Nursing Home Leaders Relieved to Focus On Pending Legislative Issues as Government Shutdown Is Averted

A government shutdown has been temporarily averted – for 45 days at least – after Congress passed a stopgap bill Saturday evening. And while skilled nursing and other long-term care operators and their reimbursements would not have been immediately impacted, the industry could have seen indirect ramifications.

So for now, the sector – whose members were in attendance Sunday at an annual conference for the American Health Care Association and National Center for Assisted Living (AHCA/NCAL) – greeted the news with relief.

“We’re so happy that Congress was able to pass the continuing resolution,” Cynthia Morton, executive vice president at Advion, the advocacy group for ancillary service providers and suppliers in the long term and post-acute care community, told Skilled Nursing News.

Mandatory programs such as Medicare and Veterans Affairs-related reimbursements must continue even if the government suspends discretionary spending. Also, because state governments are responsible for managing the Medicaid program and receive funding on a quarterly basis, Medicaid reimbursements are unlikely to be affected in the short term.

But while claims would not have been impacted, Morton noted that Advion is keeping an eye on the situation. “This kind of puts off the discussion a little bit, so it’ll come back in a number of days, and we might be back here again. It’s important for (members of Congress) to work together.”

If the shutdown were to proceed, the sector could see delays related to discussions on certain legislative issues under consideration, including the finalization of the physician fee schedule. That said, it’s looking likely now that the rule will be approved in early November ahead of its implementation in January 2024, policy experts shared.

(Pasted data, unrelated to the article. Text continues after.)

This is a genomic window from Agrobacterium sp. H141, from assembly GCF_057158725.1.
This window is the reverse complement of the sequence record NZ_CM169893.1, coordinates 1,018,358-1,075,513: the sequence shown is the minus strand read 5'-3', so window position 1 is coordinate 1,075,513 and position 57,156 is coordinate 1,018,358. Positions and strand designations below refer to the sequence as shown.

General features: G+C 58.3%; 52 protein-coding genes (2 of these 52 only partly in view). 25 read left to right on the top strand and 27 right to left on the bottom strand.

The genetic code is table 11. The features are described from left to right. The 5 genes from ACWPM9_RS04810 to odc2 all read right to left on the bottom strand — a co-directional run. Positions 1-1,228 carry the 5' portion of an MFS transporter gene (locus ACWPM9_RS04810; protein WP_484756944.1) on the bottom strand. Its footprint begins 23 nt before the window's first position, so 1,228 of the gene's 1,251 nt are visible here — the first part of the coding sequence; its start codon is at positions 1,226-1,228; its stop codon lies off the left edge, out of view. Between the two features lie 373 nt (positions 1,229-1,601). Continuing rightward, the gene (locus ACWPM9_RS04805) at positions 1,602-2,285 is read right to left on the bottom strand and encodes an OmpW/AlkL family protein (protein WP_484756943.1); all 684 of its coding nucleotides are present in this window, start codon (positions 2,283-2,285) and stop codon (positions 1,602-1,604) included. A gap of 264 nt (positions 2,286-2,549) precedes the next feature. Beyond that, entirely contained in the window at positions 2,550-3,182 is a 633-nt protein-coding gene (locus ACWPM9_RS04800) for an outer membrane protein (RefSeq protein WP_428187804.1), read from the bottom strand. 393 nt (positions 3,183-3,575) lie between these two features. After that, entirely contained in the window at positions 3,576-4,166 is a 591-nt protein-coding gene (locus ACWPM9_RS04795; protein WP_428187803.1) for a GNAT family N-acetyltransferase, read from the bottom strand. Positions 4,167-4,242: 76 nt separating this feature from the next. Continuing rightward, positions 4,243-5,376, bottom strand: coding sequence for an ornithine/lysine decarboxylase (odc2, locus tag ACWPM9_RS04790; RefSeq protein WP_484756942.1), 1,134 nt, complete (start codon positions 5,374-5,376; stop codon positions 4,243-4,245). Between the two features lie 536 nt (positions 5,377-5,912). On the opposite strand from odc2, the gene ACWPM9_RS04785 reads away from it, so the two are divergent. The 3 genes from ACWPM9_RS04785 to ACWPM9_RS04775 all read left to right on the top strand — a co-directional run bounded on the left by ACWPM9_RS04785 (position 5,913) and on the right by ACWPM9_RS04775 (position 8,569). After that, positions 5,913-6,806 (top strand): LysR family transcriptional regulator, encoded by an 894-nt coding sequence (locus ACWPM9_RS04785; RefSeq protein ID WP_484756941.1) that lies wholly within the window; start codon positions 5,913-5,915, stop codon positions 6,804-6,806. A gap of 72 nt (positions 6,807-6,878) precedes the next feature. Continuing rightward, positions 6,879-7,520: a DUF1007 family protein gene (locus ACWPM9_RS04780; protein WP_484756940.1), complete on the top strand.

“So there’s a lot of conversation right now on Capitol Hill [on physician payment],” said Alex Bardakh, Society for Post-Acute and Long-Term Care Medicine’s (AMDA) senior director for Advocacy and Strategic Partnerships. ”They didn’t shut down, so we can actually have those conversations.”

Earlier, Clif Porter, senior VP of Government Relations at AHCA/NCAL, said both sides of the government should settle their differences quickly for the sake of “stability.” 

“We are pleased that Medicare and Medicaid are insulated from this government shutdown, so that long term care providers can continue serving our residents. However, we encourage Congress to come to a swift resolution to bring forth stability and a fully operational federal government.”

The Department of Health and Human Services (HHS) shared a contingency plan on its website last week, and stated that the Centers for Medicare & Medicaid Services (CMS), meanwhile, would operate largely as normal.

Moreover, if the shutdown were to continue, CMS will have “sufficient funding for Medicaid to fund the first quarter of FY 2024, based on the advance appropriation provided for in the FY 2023 appropriation,” the statement on HHS’ website read.

CMS would maintain the staff necessary to make payments to eligible states for certain programs it oversees. It’s important to also note that in the event of a shutdown about half, or 3,236, of CMS staff will be retained including 2,928, or 45%, who are exempt due to their activities or positions being funded or otherwise exempt, according to the HHS contingency plan. Meanwhile, 308 employees, or nearly 5%, whose activities are deemed necessary by implication, will be legally able to continue their employment. This latter category includes CMS employees who will be working to ensure that funded activities, such as the Medicare program, continues operations.

Under the Antideficiency Act (ADA), HHS said it would have maintained existing HHS activities, including research and vaccine and therapeutic development. “HHS also will retain a limited number of staff to perform necessarily implied activities in support of funded activities, such as Medicare, Medicaid, and other mandatory health program payments.”

Congress passed a stopgap bill to avert a government shutdown until Nov. 17, just hours ahead of a midnight deadline when funding for federal agencies was set to run out.